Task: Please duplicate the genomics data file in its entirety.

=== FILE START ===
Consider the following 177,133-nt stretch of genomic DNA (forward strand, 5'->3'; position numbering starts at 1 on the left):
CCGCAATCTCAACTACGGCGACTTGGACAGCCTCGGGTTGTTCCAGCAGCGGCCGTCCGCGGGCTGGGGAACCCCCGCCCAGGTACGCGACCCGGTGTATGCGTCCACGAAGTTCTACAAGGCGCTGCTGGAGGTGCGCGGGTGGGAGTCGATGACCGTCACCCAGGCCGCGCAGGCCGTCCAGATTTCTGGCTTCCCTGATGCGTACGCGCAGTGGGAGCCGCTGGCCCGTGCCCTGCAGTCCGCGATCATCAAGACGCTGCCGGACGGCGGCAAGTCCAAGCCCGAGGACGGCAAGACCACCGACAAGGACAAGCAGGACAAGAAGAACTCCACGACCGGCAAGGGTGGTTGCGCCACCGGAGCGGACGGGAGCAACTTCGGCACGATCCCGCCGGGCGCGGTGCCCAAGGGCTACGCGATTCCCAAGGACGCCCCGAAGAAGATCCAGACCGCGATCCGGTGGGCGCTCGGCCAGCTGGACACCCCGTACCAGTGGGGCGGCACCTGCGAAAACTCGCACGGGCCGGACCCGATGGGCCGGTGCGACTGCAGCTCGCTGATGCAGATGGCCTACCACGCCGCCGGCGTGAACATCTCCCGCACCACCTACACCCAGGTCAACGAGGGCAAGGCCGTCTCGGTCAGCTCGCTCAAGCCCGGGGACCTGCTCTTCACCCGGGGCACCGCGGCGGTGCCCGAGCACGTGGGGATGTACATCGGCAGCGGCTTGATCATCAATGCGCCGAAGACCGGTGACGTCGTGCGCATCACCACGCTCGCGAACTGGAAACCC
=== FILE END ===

Consider the following 177,133-nt stretch of genomic DNA (forward strand, 5'->3'; position numbering starts at 1 on the left):
CCGCAATCTCAACTACGGCGACTTGGACAGCCTCGGGTTGTTCCAGCAGCGGCCGTCCGCGGGCTGGGGAACCCCCGCCCAGGTACGCGACCCGGTGTATGCGTCCACGAAGTTCTACAAGGCGCTGCTGGAGGTGCGCGGGTGGGAGTCGATGACCGTCACCCAGGCCGCGCAGGCCGTCCAGATTTCTGGCTTCCCTGATGCGTACGCGCAGTGGGAGCCGCTGGCCCGTGCCCTGCAGTCCGCGATCATCAAGACGCTGCCGGACGGCGGCAAGTCCAAGCCCGAGGACGGCAAGACCACCGACAAGGACAAGCAGGACAAGAAGAACTCCACGACCGGCAAGGGTGGTTGCGCCACCGGAGCGGACGGGAGCAACTTCGGCACGATCCCGCCGGGCGCGGTGCCCAAGGGCTACGCGATTCCCAAGGACGCCCCGAAGAAGATCCAGACCGCGATCCGGTGGGCGCTCGGCCAGCTGGACACCCCGTACCAGTGGGGCGGCACCTGCGAAAACTCGCACGGGCCGGACCCGATGGGCCGGTGCGACTGCAGCTCGCTGATGCAGATGGCCTACCACGCCGCCGGCGTGAACATCTCCCGCACCACCTACACCCAGGTCAACGAGGGCAAGGCCGTCTCGGTCAGCTCGCTCAAGCCCGGGGACCTGCTCTTCACCCGGGGCACCGCGGCGGTGCCCGAGCACGTGGGGATGTACATCGGCAGCGGCTTGATCATCAATGCGCCGAAGACCGGTGACGTCGTGCGCATCACCACGCTCGCGAACTGGAAACCC